Andersen: Motorized bikes are making inroads
You have huffed and puffed your way to Four Corners on a warm summer day. Your legs are toned; your heart and lungs are strong. You kick back in the shade of a tall spruce feeling good about your effort. You’ve earned your downhill.
Just as your vaporizer produces the euphoric final touch, a rider appears on the trail. The hill on which you just labored appears easy to this rider, who cruises into the opening hardly breathing.
“Howdy!” comes the greeting from a smiling cyclist who shows no signs of fatigue, no glisten of perspiration. That’s when you notice the electric motor and battery case of a motorized electric mountain bike.
If you’re a purist, you feel immediate umbrage. To you, mountain biking is a noble rigor that demands fitness and finesse. It’s a way of experiencing the mountains and deserts under your own power. Mountain biking is respectable, and getting to Four Corners should require sweat equity.
You regard this motorized rider with an immediate judgment that is anything but kind. You don’t reply to the “howdy.” Instead, you act surly in accordance with how you feel about a perceived violation of integrity. Is nothing sacred?
You might issue a reprimand, a scold, a humiliation that will put the pretender in their place for denigrating your favorite trail. The line has to be drawn somewhere, and you will draw it in the shifting sands of appropriate technological application. Are there no limits to the intrusive invasion of motors?
If you’re not a purist and you have this same meeting, there’s no conflict at all. You welcome the rider and his motor because, after all, it’s still only a bicycle. Who cares if there’s a soft whirring sound as they pedal off ahead of you, getting first tracks on Sunnyside while you are left behind to grind the granny gear up the final contour into the aspens?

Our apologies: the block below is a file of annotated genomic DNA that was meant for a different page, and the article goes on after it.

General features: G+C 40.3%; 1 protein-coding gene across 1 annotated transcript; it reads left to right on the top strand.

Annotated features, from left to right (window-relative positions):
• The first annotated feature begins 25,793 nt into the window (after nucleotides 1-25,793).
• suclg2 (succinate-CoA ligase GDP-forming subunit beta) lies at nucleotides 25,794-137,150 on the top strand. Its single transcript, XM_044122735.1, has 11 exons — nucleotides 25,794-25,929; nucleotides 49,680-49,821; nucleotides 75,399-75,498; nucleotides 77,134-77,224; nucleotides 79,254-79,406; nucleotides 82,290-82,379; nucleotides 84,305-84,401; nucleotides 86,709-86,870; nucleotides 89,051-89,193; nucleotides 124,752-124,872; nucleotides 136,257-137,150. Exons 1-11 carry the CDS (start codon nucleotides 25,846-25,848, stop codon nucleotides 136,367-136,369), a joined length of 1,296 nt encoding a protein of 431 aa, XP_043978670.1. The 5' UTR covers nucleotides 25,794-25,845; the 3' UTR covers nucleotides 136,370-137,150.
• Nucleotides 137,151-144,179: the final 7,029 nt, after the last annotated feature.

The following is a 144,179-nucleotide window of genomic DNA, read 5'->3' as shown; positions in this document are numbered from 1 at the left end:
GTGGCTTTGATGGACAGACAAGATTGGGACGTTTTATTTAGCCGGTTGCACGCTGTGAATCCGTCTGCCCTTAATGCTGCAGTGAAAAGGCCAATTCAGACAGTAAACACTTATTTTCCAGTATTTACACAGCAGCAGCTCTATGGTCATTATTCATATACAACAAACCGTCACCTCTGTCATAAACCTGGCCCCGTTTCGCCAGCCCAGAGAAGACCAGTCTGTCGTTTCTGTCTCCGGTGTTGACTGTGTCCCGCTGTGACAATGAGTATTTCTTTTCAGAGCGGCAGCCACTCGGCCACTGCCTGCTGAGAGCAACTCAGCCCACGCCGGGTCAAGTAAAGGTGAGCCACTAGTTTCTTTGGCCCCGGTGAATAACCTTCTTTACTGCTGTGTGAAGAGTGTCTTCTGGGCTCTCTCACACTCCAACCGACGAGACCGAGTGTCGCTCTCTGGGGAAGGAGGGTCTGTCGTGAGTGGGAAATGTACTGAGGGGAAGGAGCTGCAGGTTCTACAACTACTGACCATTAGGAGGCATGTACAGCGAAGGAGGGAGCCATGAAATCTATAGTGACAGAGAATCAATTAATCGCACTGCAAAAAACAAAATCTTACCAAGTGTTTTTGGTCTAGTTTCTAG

You might reason that the easier approach via motor is a curse for that rider because the fitness requirements are far less. That motor will ultimately weaken the person who relies on it. You might even feel pity for a rider whose fitness is questionable, whose self-esteem is so compromised that they depend on a motor instead of developing their own physical ability.
There will be meetings like this. There already have been. Last summer it happened to one of my oldest mountain-biking buddies. Over the decades, Dave and I have watched the mountain bike morph from one-speed townie “klunkers” in Crested Butte to fully suspended, lightweight alloy wonders from Marin.
Last summer, Dave was riding Hartman’s Rocks outside Gunnison. He topped a climb and was perched on a rock surveying the rolling sage hills. He noticed a rider coming up the same trail, recognized him as an old acquaintance and then stiffened as the rider topped the hill on an electrically powered mountain bike.
Dave told him he was riding a non-motorized trail. The rider said that he had earned the right because of 30 years of spinning the pedals on his own. “I’m too old for that,” he nodded at Dave’s bike. Dave, who’s 10 years older, shook his head with dismay, disapproval and disappointment.
Motorized bikes are coming on strong, some of them souped up to go over 40 mph. On a recent bike tour in Spain, we saw them in every bike shop — front and center in the showroom windows. They’re taking over Europe.
Local trail managers are going to have their hands full refereeing motorized and non-motorized conflicts. How tempting it will be to commute into Aspen on the Rio Grande on a motorized bike to avoid traffic jams — and how sensible, really. Should allowances be made?
Perhaps the electric-bike trend will encourage dirt bikers to trade in their two-cycles for electric bikes. Imagine the Colorado 500 cruising their favorite jeep trails on quiet, nonpolluting technology.
Bicycle innovation has become incredibly sophisticated, but it’s a two-sided coin. Once the genie is out of the bottle, there’s no stuffing it back. Like it or not, the motorized bike is here to stay.
Paul Andersen’s column appears on Mondays when he’s not experimenting with a methane-powered bicycle. He may be reached at email@example.com.
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Two Rivers Unitarian-Universalist Church, in conjunction with the Roaring Fork Valley’s Interfaith Council and Sanctuary Unidos, is showing a Zoom presentation of the documentary “Welcome Strangers” at 10 a.m. Sunday.